Mattress Firm, the largest U.S. mattress retailer with more than 3,000 locations nationwide, is considering a bankruptcy filing, according to a report from Reuters. The retailer has not made any final decisions and its plans could change, sources said.
One recent analyst report from Piper Jaffray suggested that Mattress Firm would file for bankruptcy by November at the latest.
Mattress Firm lost Tempur Sealy International, the maker of popular mattress brand Tempur-Pedic, as a supplier last year, limiting its offerings. Additionally, e-Commerce competitors such as Casper, Leesa and Tuft & Needle have disrupted the sector with simple price points.
Mattress Firm's South African parent, Steinhoff International Holdings, has been working on a deal to restructure the debt of some subsidiaries with its creditors, following an accounting scandal that led to its CEO’s resignation in December 2017 and cost the company $12 billion. Three months later, Mattress Firm CEO and President Ken Murphy stepped down, leaving Executive Chairman Steve Stanger to assume chief executive responsibilities.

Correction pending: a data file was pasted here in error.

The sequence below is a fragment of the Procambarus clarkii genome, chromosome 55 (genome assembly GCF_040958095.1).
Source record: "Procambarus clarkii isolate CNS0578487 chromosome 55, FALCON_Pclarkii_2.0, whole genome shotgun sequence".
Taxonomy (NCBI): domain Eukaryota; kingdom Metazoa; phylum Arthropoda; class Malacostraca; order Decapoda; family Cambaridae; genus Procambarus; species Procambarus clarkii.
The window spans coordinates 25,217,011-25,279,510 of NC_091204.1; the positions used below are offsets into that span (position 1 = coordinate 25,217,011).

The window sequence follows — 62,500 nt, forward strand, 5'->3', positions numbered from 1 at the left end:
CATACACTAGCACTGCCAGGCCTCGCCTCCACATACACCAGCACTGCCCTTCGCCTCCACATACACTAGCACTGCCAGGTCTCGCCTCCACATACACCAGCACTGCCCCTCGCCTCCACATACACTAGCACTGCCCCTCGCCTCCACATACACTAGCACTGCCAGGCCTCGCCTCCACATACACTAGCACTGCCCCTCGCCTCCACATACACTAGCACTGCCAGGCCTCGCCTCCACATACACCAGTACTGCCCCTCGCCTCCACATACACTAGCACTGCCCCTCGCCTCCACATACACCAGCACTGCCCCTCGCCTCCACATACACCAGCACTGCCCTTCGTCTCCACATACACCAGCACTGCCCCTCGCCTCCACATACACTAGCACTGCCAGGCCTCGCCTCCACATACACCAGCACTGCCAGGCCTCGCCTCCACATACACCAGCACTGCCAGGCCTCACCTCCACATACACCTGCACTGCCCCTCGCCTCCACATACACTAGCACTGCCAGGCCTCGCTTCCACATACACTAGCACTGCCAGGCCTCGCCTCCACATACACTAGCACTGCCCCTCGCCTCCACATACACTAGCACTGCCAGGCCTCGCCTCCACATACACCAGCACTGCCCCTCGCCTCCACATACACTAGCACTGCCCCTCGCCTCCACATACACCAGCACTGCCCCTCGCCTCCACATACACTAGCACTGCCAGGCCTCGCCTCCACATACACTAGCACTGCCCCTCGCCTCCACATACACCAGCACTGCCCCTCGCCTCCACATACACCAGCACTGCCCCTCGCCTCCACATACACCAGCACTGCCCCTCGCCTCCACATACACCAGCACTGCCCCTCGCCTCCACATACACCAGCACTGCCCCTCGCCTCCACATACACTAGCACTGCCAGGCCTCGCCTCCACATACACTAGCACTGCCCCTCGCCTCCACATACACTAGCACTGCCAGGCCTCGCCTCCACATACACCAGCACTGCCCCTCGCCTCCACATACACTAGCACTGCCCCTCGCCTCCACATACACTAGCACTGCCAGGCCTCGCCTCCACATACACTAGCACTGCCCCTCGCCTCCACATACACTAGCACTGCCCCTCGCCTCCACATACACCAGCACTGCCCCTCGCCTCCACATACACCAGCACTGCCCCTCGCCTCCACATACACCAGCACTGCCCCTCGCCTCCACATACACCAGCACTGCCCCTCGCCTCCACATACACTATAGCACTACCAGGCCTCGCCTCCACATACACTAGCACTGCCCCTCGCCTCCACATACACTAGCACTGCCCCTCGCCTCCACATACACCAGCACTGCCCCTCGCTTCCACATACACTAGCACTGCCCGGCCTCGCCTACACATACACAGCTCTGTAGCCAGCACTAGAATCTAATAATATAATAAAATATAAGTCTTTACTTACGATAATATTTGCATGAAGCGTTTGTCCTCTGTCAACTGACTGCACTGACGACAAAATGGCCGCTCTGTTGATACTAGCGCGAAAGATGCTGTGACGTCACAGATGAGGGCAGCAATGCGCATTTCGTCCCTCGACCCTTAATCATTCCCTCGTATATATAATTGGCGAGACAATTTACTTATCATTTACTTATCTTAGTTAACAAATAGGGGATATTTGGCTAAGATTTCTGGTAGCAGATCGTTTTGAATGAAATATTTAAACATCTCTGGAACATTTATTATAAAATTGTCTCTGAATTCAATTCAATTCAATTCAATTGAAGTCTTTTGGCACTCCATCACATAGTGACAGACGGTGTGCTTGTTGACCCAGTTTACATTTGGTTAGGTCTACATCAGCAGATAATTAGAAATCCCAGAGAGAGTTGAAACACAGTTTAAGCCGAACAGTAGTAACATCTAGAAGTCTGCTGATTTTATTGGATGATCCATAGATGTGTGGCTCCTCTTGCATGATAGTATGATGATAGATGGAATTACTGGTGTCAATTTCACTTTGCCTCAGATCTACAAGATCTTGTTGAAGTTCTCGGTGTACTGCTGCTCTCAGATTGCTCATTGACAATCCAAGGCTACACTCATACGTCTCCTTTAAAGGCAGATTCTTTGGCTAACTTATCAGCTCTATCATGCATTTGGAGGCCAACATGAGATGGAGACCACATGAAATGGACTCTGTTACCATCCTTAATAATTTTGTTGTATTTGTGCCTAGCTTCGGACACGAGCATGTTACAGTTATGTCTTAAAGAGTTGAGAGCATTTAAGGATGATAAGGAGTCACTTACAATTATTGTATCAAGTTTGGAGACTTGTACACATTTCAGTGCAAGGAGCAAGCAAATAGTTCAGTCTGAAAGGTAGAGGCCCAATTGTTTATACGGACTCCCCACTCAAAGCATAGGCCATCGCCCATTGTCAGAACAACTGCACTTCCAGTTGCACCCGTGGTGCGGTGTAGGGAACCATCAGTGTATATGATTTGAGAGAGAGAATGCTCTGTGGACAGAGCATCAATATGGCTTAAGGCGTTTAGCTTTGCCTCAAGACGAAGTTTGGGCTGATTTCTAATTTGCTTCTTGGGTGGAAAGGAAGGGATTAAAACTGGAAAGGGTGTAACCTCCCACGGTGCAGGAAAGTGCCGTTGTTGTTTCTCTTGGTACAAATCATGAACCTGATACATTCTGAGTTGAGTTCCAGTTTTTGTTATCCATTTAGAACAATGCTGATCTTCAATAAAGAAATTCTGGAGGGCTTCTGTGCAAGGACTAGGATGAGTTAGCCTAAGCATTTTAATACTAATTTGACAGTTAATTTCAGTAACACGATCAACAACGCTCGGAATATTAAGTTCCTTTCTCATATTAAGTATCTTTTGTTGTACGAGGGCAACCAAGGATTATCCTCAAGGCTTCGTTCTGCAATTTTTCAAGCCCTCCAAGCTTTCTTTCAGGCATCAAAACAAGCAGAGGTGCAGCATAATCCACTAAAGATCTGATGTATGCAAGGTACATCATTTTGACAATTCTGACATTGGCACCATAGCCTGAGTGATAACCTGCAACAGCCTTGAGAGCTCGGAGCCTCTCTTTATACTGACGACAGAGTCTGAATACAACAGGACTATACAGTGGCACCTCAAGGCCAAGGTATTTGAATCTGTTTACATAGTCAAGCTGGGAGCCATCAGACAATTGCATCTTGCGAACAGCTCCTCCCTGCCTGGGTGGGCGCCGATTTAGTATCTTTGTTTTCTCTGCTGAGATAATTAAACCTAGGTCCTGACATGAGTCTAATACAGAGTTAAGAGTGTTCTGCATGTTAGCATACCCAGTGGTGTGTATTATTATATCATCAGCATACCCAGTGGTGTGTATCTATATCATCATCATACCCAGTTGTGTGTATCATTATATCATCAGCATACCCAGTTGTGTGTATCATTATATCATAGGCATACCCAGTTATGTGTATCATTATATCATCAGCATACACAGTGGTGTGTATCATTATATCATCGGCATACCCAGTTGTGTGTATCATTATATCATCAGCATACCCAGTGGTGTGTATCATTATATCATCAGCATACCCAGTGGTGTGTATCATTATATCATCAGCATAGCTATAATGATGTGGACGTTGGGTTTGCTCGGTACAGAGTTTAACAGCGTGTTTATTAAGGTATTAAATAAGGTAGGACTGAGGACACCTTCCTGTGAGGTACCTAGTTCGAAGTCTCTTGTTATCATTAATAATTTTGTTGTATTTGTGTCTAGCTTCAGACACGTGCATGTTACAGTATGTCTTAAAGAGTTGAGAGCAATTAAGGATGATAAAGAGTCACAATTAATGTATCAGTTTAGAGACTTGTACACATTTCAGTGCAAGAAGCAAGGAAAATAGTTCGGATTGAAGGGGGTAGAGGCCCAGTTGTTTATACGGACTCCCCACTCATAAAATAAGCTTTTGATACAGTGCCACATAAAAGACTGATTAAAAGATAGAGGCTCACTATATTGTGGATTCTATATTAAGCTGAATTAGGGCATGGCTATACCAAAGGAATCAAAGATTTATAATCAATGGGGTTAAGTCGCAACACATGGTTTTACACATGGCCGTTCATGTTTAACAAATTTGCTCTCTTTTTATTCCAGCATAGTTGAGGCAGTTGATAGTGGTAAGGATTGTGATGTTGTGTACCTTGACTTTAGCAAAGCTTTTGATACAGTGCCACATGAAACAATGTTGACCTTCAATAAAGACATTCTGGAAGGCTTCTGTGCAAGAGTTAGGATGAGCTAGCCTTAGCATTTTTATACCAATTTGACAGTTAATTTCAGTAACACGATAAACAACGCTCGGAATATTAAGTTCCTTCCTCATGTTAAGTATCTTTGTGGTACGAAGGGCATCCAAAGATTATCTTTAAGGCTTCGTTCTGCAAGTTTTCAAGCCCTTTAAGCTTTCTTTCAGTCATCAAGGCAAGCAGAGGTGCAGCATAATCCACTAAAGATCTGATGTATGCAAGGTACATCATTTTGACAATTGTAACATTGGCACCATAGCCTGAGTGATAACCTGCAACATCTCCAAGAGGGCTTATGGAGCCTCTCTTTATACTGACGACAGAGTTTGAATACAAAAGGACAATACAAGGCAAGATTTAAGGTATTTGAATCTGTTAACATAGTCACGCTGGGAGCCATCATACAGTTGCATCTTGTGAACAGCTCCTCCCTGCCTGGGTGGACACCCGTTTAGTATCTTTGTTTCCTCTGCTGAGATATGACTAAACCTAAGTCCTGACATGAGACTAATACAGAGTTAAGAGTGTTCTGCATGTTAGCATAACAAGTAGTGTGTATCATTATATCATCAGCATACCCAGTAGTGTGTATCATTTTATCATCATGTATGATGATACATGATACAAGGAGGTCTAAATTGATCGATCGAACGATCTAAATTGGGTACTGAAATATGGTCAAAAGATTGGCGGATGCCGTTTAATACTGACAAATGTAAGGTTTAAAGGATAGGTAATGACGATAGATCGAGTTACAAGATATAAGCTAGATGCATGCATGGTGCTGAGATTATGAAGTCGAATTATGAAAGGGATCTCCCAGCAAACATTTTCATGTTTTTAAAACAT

In December 2017, Mattress Firm confirmed it would close 200 stores and entered a new credit agreement that could secure the company as much as $225 million.Creditors agreed last month to hold off on their debt claims for three years.
Mattress Firm initially sought to boost its annual revenue to $4 billion and expand private label products to capture 40% of sales by 2023, but these projections could change in the event of a bankruptcy filing. The retailer saw comparable store sales decrease 10% in Q1 2018, with total revenues down 16%.
Discount Retailer Will Close 74 Stores
While Mattress Firm’s bankruptcy situation remains unconfirmed, another U.S. retailer officially unveiled its reorganization plans. National Stores Inc., a discount retailer that operates primarily under the Fallas banner, filed for Chapter 11 bankruptcy.
The discount retailer will close 74 of its 344 stores, with liquidation sales beginning on Aug. 9. The company is working with vendors, lenders and other creditors to reorganize, with existing lenders committing $108 million in debtor-in-possession (DIP) financing to keep remaining stores open.
The stores sell men’s, women’s and children’s apparel, shoes and accessories, as well as housewares, and primarily serve low-income communities.
Despite operating in a relatively healthy discount sector, National Stores has faced financial and operational barriers, such as damage to stores from Hurricanes Harvey and Maria, a reported data breach back in December and various unsuccessful acquisitions.National Stores’ filing listed both its assets and liabilities as between $100 million and $500 million.
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